Use UFW to lock down an Ubuntu server
Any server on the public internet is bound to be attacked by bots looking for weak or leaked passwords and unsafely configured services. Even security experts can misconfigure a database, or an unwitting member of the team can accidentally open up a vulnerability, leaving your devices or network open to attack.
sudo less /var/log/auth.log. If your server is like many on the web, you’ll see lots of “invalid user admin” or “invalid user test”.
Tailscale simplifies network security by letting you keep your servers away from the public web, while keeping it easy to connect.
The best way to secure a server with Tailscale is to accept connections from Tailscale, and ignore any public internet traffic. Since your Tailscale network is invisible, except to those in your network, attackers won’t even be able to find it.
Before you begin this guide, you’ll need an Ubuntu server to secure. This guide assumes you’re setting up a DigitalOcean Ubuntu 18.04 server, but the steps should be similar for most hosting providers and versions of Ubuntu.
You’ll also need a Tailscale network, known as a tailnet. For information about creating a tailnet, see the Tailscale quickstart.
Next, you’ll need to install the Tailscale client on your local machine and log in.
We’ll follow the same steps on the Ubuntu server next.
After spinning up a new server, ssh into it with your account details.
ssh <username>@<server host ip>
Install Tailscale using the one-line script below, or read our detailed install instructions for Ubuntu
curl -fsSL https://tailscale.com/install.sh | sh
Authenticate and connect your machine to your Tailscale network
sudo tailscale up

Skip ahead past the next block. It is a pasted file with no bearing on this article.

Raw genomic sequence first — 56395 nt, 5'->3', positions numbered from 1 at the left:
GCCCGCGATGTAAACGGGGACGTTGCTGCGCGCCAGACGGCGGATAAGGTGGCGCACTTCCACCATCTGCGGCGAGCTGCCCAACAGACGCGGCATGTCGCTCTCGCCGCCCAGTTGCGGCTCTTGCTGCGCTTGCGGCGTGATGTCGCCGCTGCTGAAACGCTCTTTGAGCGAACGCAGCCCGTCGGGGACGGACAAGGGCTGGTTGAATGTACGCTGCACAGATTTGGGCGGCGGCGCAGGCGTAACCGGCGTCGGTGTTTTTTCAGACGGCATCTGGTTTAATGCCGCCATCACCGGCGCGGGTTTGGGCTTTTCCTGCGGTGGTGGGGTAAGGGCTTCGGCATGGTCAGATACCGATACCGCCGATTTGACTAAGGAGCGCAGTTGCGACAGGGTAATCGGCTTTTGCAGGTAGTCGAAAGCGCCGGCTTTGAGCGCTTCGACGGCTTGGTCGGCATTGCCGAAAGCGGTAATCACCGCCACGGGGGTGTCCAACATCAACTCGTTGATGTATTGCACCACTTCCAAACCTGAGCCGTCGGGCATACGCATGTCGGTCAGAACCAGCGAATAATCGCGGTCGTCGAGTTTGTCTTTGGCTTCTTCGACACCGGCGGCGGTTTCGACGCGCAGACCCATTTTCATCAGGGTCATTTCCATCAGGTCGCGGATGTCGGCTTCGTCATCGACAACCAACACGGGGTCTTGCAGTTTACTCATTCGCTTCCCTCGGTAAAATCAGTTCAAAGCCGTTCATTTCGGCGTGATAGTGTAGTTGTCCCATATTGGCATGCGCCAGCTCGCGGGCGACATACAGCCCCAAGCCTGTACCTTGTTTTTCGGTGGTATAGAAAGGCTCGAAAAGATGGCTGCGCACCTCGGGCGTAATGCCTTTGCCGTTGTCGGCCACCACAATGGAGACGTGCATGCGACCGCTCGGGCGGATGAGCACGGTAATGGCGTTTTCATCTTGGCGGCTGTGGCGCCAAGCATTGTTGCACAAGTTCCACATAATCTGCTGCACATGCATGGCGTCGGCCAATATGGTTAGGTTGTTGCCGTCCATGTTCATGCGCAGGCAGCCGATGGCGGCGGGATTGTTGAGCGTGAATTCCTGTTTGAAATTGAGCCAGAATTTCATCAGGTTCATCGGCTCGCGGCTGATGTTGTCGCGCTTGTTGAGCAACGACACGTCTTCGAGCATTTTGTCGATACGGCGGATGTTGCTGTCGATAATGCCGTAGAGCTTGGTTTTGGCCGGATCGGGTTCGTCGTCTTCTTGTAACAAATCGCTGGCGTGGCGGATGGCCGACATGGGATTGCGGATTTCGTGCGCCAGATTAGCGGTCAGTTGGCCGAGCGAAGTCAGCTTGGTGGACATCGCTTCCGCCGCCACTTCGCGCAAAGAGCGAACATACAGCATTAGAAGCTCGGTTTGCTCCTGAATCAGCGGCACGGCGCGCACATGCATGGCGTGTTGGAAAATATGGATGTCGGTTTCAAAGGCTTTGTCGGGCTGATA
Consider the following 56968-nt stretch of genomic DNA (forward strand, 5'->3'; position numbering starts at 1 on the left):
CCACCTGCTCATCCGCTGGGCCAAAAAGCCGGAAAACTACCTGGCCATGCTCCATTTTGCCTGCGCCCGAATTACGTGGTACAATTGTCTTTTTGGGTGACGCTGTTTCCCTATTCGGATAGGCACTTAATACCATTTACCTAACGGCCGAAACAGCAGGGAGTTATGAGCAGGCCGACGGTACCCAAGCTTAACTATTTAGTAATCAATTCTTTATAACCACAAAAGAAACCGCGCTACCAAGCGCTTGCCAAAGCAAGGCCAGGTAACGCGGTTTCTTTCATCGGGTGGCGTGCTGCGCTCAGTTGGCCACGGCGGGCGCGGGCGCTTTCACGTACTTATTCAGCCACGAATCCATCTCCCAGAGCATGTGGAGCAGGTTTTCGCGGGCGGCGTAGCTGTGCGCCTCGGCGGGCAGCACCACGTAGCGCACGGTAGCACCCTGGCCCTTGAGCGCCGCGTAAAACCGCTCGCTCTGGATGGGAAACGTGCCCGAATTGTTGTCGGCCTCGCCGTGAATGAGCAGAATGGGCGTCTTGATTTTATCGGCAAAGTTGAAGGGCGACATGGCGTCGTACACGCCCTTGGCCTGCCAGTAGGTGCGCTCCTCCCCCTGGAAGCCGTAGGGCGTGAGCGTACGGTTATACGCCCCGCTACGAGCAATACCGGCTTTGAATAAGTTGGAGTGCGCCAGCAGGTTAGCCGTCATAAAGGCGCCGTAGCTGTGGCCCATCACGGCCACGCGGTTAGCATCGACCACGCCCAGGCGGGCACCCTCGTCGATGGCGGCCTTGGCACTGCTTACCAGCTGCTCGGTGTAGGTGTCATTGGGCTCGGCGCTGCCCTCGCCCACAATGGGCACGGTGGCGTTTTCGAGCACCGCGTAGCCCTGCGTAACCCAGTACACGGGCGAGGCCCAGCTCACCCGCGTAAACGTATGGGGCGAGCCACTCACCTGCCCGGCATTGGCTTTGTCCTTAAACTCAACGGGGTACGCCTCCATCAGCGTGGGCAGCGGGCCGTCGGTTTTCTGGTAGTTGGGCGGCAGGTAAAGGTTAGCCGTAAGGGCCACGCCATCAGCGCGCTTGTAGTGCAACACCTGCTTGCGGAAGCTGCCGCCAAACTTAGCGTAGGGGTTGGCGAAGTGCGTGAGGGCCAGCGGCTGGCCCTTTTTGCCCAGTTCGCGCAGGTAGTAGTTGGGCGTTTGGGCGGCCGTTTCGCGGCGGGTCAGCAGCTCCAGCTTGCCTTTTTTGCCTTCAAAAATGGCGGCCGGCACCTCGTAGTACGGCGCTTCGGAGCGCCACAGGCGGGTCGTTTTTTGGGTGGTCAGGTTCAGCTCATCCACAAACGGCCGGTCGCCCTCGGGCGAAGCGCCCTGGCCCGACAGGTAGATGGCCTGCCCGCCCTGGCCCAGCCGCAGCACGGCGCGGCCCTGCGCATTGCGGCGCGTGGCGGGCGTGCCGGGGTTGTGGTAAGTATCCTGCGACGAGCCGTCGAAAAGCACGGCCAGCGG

(Optional) If you signed in with a custom domain (not a
@gmail.comaddress) visit the admin console and authorize your new endpoint.
(Optional) Disable key expiry for this server
As a security feature, Tailscale requires periodic reauthentication. To prevent getting locked out, you may want to disable expiry on certain endpoints, such as this trusted server. Disable key expiry by following these instructions.
An important step — since we’re about to restrict ssh access to be only over Tailscale, we’ll exit the machine and re-ssh with our Tailscale IP.
First, find and copy your machine’s Tailscale IP. The easiest way to do this is to run
tailscale ip -4
And copy the 100.x.y.z shown.
Once you’ve found it,
exit your ssh session, and start a new one with your
newly copied Tailscale IP.
ssh <username>@<copied 100.x.y.z address>
For this guide, we’ll use UFW (Uncomplicated Firewall) to restrict non-Tailscale traffic to our server. It comes pre-installed on Ubuntu 18.04, so no installation is needed.
First, we’ll set a rule to accept any incoming ssh connections over Tailscale. Tailscale uses the tailscale0 interface for connections, so we’ll instruct ufw to allow any traffic on tailscale0.
sudo ufw allow in on tailscale0
Before we continue editing rules, you’ll need to enable UFW if it isn’t already enabled.
sudo ufw enable
Next, we’ll set up rules to reject all incoming non-Tailscale traffic, and allow all outgoing traffic by default.